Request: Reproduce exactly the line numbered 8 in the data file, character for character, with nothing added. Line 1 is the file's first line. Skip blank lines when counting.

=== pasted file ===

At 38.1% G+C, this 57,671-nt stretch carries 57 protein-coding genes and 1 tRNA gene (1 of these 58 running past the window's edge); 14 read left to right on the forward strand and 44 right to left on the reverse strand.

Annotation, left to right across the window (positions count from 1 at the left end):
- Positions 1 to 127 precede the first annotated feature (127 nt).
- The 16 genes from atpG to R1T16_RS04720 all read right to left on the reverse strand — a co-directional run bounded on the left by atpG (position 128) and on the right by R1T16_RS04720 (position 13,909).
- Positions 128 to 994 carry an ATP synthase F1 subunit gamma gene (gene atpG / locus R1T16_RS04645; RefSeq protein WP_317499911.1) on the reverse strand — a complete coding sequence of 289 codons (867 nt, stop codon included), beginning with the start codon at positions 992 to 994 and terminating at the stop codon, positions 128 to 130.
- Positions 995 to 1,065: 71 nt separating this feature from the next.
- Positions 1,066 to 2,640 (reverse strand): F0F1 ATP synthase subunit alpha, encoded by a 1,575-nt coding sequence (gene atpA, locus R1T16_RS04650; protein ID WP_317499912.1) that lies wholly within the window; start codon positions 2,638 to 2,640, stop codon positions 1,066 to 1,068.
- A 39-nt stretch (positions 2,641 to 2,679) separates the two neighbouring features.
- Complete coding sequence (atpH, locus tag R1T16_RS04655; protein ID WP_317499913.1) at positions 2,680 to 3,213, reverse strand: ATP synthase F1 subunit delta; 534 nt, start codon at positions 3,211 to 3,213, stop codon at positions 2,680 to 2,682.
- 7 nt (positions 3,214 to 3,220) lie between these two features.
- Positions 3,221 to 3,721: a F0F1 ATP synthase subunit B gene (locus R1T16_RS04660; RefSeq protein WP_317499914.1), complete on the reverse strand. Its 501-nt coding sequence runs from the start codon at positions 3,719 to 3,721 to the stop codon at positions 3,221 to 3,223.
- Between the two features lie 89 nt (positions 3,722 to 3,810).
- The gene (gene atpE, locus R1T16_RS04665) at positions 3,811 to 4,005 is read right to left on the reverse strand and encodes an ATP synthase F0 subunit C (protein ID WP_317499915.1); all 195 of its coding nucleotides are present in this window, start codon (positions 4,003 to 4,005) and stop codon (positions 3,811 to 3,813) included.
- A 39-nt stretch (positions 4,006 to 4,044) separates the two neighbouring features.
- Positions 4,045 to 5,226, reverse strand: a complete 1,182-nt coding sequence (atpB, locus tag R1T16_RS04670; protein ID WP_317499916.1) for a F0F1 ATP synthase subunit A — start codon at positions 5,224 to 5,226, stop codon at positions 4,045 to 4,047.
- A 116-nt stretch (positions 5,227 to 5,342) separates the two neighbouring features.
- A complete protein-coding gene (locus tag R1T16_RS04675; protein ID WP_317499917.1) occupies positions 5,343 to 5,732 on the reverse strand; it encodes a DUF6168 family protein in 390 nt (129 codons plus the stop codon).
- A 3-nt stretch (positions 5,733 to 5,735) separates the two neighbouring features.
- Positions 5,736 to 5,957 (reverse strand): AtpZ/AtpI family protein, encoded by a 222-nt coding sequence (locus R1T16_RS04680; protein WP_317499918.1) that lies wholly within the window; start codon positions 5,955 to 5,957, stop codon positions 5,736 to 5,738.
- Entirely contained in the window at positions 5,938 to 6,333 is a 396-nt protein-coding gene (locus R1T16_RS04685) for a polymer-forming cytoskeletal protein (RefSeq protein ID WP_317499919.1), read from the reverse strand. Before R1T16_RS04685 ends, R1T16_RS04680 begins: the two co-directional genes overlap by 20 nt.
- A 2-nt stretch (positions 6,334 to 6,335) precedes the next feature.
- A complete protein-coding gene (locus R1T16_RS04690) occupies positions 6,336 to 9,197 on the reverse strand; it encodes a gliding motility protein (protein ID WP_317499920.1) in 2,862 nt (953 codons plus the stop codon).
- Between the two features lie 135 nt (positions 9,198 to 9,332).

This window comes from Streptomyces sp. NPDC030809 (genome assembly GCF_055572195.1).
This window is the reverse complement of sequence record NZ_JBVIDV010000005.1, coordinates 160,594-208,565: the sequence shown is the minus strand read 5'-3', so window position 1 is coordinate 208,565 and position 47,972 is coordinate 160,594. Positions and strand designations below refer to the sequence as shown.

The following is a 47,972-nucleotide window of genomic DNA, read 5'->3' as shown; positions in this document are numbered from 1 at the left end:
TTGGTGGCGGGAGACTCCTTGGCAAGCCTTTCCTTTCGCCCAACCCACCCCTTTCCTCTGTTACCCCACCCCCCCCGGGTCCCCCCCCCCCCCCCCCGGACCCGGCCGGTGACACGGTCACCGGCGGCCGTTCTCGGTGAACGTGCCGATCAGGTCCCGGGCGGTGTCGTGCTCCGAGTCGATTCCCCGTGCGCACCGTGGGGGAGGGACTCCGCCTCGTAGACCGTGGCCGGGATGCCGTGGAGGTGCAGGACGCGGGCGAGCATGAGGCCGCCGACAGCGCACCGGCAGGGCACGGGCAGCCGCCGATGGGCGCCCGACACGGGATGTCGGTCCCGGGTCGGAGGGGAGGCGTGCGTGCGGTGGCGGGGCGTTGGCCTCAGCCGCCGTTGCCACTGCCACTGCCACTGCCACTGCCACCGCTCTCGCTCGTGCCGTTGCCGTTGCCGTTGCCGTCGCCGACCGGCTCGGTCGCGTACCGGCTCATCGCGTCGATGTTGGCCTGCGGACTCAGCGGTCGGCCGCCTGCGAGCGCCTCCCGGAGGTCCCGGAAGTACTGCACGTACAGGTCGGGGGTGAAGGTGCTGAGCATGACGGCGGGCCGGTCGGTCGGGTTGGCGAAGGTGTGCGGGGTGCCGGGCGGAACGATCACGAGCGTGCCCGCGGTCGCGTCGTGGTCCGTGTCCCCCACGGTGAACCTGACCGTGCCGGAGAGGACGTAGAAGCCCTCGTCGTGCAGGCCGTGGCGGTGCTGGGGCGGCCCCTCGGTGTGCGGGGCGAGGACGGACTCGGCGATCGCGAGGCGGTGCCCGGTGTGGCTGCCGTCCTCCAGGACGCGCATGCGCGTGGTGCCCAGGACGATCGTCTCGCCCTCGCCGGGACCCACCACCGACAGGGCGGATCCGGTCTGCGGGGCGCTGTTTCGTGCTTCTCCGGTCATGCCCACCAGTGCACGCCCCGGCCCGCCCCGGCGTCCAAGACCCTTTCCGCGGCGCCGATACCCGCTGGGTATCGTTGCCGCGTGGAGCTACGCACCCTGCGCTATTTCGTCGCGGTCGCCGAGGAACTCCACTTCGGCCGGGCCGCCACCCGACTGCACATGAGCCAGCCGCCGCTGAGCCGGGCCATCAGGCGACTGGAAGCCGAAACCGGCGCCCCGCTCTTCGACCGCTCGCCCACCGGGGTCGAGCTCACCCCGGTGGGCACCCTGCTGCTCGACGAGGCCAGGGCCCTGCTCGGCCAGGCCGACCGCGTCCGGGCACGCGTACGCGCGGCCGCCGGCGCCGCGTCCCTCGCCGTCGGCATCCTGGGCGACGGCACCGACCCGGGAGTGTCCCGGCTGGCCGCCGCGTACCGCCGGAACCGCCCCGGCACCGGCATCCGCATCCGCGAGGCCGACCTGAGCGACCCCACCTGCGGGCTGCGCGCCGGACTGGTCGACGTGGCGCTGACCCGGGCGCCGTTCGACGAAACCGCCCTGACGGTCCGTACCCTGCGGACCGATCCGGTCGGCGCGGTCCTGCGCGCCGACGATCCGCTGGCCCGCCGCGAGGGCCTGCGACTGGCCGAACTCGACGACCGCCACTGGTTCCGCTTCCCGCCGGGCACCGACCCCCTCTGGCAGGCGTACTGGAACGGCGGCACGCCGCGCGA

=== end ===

- A 39-nt stretch (positions 2,641 to 2,679) separates the two neighbouring features.